China’s NEV sales forecast to grow by more than 30% in 2021: analysts
Sales forecast to hit more than 30% growth in 2021: analysts
Published: Dec 16, 2020 06:47 PM

A new energy vehicle at the 3rd China International Import Expo held in Shanghai in November Photo: cnsphoto

From the small but functional Wuling Hongguang MINI electric vehicle (EV) priced at less than 30,000-yuan ($4,578) to the high-end Model 3 sedan by US tech giant Tesla priced at under 300,000-yuan, green vehicles have become a growing trend in the world's second largest economy and the largest newenergy vehicle (NEV) market.

The Chinese NEV industry including EVs, plug-in hybrid vehicles and fuel cell vehicles is being embraced with unprecedented enthusiasm as more market-driven products are unveiled and consumptions continue upward.

Betting on a bright outlook, industry analysts forecast that the growth of China's NEV sales will jump by more than 30 percent in 2021 and that brands will have to compete to win consumers.

Latest data from the National Bureau of Statistics showed on Tuesday that China's NEV output in November reached 207,000 units, up 99 percent year-on-year. 

Data from the China Association of Automobile Manufacturers (CAAM) showed that NEV sales rose for a fifth straight month surpassing 200,000 units, an increase of 104.9 percent year-on-year.

The Hongguang MINI EV, produced by the SAIC-GM-Wuling joint venture, has become the most popular EV model in China in the past few months, overtaking the No.1 position long held by Tesla's Model 3.

In November, 33,094 units of Hongguang Mini EV were sold compared with 21,604 units of Model 3. Shenzhen-based BYD secured the second spot by total sales of 26,015 units. The top three automakers took up nearly half stake of domestic NEV sales.

Cui Dongshu, the Secretary General of the China Passenger Car Association, told the Global Times that China's NEV market has seen scaling up based on the sales number of the top market players. 

"New driving forces for domestic EV development have emerged this year. The crucial factor is reducing costs to meet more consumer demand," Cui said.

The COVID-19 epidemic dragged down the domestic auto sector in the first half of the year, however, disruptions have gradually ebbed in the second half as reflected by positive growth of both production and sales.

Yale Zhang, head of Shanghai-based consultancy Automotive Foresight, believed there will be "explosive growth" in the domestic NEV market next year. He forecast an increase of 30-40 percent growth rate in sales on a yearly basis.

"More market-driven products will be unveiled by automakers next year as they are all vying for a piece of China's burgeoning NEV sector," Zhang told the Global Times on Tuesday.

The other favorable factor is that as automakers focus on controlling costs, prices are likely to fall to meet greater consumer demand, according to Zhang.

Ye Shengji, the vice general-secretary of the CAAM, estimated that Chinese NEV market is likely to surprise the world with over 30 percent growth in 2021 with sales hitting 1.8 million units.

China recorded 1.2 million NEV sales in 2019, a decrease of 4 percent year-on-year. 

As this year is drawing near the end, analysts forecast single-digit growth in 2020 based on the figure of the first 11 months.

According Yu Qingjiao, secretary general of the Zhongguancun New Battery Technology Innovation Alliance, NEV sales in December could surpass 200,000 units, adding to an annual total of around 1.3 million units.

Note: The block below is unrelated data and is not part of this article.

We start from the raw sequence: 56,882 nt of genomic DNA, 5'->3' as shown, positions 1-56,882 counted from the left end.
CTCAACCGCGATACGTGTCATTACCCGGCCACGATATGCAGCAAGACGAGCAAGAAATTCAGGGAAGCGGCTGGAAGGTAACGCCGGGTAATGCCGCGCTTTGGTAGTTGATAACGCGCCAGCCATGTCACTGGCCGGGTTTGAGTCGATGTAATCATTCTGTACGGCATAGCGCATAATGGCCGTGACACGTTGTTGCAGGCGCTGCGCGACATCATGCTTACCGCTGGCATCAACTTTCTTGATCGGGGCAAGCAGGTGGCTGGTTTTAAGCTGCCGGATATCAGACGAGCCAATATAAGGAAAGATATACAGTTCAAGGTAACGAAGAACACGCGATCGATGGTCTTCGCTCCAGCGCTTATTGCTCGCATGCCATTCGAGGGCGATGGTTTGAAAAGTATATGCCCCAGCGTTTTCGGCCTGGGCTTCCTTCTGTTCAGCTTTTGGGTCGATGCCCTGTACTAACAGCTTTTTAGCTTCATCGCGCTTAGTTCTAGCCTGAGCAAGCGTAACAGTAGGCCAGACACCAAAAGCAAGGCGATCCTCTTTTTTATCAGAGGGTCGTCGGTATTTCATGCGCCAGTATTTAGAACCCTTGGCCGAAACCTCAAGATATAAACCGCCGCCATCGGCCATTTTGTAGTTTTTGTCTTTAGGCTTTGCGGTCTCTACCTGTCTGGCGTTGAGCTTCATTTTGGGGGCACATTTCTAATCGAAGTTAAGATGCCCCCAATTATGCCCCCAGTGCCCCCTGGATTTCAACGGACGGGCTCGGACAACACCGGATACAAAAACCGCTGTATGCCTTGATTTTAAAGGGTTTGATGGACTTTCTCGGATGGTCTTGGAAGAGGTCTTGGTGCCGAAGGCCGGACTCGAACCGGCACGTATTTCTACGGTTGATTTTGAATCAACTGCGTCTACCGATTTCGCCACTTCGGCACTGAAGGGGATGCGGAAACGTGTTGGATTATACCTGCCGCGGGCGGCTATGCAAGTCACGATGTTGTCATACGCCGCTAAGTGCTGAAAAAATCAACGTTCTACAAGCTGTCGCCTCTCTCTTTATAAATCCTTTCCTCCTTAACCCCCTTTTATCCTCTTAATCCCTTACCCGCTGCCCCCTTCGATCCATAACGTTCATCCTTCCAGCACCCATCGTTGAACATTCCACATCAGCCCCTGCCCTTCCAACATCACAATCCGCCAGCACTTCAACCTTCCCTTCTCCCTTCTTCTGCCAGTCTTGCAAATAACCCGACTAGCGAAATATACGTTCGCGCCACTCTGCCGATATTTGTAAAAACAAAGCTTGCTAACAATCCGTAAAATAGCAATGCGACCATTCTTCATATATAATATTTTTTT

China has been implementing its promise to tackle climate change and pushing forward the green cars over recent years, and it is an irreversible trend, Yu told the Global Times.

The State Council, China's cabinet, said in a plan released in November which demonstrated the nation's ambition shifting from a major automobile country to a major power, as sales of NEVs in China are forecast to rise to 20 percent of overall new car sales by 2025 from only 5 percent at the moment. 

Reassuring supply chain

With effective virus prevention measures in place, the Chinese economy became the first to emerge from the virus-tangled mire and it is likely to be the only economy in the world to register positive growth this year, according to an IMF forecast.

Rapid resumption of a highly developed supply chain has not only boosted the nation's own auto industry but cemented recovery of global automakers, which have been grappling with weak sales in overseas markets where coronavirus infections have been surging again.

US automaker Ford and its Chinese joint venture 164,352 vehicles in the Chinese market in the third quarter, up 25.4 percent year-over-year, the largest since fourth quarter 2016, according to a statement Ford sent to the Global Times.

Another US automaker General Motors (GM) and its joint venture entities delivered more than 771,400 vehicles in China over the third quarter, an increase of 12 percent year-on-year.

According to GM China President Julian Blissett, the company has basically realized supply chain localization for the Chinese market.

"The pandemic outbreak had suspended operation of our suppliers in the US, Mexico and Brazil at the early stage, but it has no impact on the production in China," he said.

GM has launched more than 10 NEV models in China including the popular Wuling Hongguang MINI EV. In the next five years, more than 40 percent of GM's new launches in China will be NEVs, the company said.

William Li Bin, the Chief Executive of Chinese EV maker NIO, told a recent forum that the competitiveness of China's current automotive supply chain is very strong in respect to both volume and scale. 

"Car brands around the world are basically all looking for supply chains in China, including Tesla, Toyota and Volkswagen," said Li.

He added that China's auto industrial capacity has profoundly affected the entire global auto industry.